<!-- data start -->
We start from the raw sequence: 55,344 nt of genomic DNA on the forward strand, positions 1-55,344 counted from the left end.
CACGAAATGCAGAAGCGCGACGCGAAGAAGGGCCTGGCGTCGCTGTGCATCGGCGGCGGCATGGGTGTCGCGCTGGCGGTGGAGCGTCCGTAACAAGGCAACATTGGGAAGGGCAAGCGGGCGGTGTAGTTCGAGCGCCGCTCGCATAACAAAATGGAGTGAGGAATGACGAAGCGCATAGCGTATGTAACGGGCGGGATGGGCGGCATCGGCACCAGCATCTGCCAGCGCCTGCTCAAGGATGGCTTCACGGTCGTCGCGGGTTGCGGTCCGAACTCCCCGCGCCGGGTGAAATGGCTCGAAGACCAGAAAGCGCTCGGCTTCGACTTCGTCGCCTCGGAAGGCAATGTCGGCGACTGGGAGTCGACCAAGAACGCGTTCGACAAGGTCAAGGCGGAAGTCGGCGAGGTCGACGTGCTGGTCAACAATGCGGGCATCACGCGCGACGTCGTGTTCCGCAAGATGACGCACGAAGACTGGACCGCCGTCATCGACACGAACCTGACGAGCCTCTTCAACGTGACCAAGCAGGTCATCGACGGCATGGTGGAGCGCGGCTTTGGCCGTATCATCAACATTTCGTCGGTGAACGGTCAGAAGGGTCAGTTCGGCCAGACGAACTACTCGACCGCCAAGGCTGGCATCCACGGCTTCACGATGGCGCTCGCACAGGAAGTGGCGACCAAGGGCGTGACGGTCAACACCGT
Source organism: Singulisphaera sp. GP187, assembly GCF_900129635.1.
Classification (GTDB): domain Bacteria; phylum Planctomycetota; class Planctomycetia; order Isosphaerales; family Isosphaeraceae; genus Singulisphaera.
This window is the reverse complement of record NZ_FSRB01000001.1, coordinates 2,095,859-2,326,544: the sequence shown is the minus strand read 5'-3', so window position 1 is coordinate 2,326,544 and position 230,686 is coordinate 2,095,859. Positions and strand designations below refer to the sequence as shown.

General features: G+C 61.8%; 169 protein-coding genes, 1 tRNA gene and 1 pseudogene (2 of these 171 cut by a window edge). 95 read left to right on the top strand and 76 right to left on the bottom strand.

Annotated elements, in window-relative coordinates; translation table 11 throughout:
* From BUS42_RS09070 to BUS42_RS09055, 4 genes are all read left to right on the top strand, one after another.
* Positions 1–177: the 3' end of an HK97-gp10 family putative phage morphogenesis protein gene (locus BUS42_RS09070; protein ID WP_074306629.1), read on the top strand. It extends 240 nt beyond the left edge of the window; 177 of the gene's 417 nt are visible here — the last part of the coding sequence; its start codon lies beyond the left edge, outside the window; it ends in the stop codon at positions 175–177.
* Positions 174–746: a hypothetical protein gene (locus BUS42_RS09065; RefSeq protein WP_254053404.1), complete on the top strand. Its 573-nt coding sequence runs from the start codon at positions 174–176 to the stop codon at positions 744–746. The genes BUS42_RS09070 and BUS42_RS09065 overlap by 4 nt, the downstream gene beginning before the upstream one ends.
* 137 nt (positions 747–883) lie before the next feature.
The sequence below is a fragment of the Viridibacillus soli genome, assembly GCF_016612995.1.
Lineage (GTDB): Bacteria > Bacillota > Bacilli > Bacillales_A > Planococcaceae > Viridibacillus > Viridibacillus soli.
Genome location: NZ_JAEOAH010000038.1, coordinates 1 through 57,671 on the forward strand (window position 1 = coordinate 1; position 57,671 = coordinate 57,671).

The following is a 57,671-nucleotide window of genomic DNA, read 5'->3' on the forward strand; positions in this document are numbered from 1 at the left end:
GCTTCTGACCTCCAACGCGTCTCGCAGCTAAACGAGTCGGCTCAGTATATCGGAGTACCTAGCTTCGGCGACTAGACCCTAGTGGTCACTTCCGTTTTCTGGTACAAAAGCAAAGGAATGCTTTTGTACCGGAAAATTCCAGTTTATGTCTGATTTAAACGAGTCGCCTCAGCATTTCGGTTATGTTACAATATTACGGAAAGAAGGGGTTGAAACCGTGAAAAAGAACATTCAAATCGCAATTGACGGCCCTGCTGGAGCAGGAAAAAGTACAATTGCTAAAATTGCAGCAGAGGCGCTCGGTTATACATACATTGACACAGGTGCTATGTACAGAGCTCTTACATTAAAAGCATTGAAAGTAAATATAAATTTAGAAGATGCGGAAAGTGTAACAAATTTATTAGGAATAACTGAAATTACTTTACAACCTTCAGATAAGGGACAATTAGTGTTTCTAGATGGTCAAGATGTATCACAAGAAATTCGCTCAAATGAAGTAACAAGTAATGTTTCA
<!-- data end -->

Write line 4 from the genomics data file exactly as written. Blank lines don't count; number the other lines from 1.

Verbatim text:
Classification (GTDB): domain Bacteria; phylum Planctomycetota; class Planctomycetia; order Isosphaerales; family Isosphaeraceae; genus Singulisphaera.